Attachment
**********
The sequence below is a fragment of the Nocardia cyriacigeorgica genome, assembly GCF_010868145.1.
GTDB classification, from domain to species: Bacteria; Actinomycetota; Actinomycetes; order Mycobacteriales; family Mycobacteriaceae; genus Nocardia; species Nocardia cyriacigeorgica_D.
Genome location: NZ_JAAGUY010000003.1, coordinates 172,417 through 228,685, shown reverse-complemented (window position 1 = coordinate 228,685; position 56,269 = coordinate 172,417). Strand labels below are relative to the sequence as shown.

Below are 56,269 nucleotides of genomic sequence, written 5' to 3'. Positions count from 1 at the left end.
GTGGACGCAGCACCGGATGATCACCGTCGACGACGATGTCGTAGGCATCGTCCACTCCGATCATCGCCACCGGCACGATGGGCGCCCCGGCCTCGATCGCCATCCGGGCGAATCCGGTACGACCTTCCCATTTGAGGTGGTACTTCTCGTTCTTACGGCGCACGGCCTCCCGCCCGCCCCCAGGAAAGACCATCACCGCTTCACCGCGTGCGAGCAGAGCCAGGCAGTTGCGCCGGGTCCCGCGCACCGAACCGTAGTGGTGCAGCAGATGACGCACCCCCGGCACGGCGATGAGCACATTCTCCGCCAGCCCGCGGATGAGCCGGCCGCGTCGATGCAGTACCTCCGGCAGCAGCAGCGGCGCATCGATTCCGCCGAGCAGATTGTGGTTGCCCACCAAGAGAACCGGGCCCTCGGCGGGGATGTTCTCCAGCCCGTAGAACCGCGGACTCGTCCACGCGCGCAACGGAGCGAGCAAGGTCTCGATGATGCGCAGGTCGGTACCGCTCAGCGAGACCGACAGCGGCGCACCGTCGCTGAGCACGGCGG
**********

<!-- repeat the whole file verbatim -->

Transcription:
The sequence below is a fragment of the Nocardia cyriacigeorgica genome, assembly GCF_010868145.1.
GTDB classification, from domain to species: Bacteria; Actinomycetota; Actinomycetes; order Mycobacteriales; family Mycobacteriaceae; genus Nocardia; species Nocardia cyriacigeorgica_D.
Genome location: NZ_JAAGUY010000003.1, coordinates 172,417 through 228,685, shown reverse-complemented (window position 1 = coordinate 228,685; position 56,269 = coordinate 172,417). Strand labels below are relative to the sequence as shown.

Below are 56,269 nucleotides of genomic sequence, written 5' to 3'. Positions count from 1 at the left end.
GTGGACGCAGCACCGGATGATCACCGTCGACGACGATGTCGTAGGCATCGTCCACTCCGATCATCGCCACCGGCACGATGGGCGCCCCGGCCTCGATCGCCATCCGGGCGAATCCGGTACGACCTTCCCATTTGAGGTGGTACTTCTCGTTCTTACGGCGCACGGCCTCCCGCCCGCCCCCAGGAAAGACCATCACCGCTTCACCGCGTGCGAGCAGAGCCAGGCAGTTGCGCCGGGTCCCGCGCACCGAACCGTAGTGGTGCAGCAGATGACGCACCCCCGGCACGGCGATGAGCACATTCTCCGCCAGCCCGCGGATGAGCCGGCCGCGTCGATGCAGTACCTCCGGCAGCAGCAGCGGCGCATCGATTCCGCCGAGCAGATTGTGGTTGCCCACCAAGAGAACCGGGCCCTCGGCGGGGATGTTCTCCAGCCCGTAGAACCGCGGACTCGTCCACGCGCGCAACGGAGCGAGCAAGGTCTCGATGATGCGCAGGTCGGTACCGCTCAGCGAGACCGACAGCGGCGCACCGTCGCTGAGCACGGCGG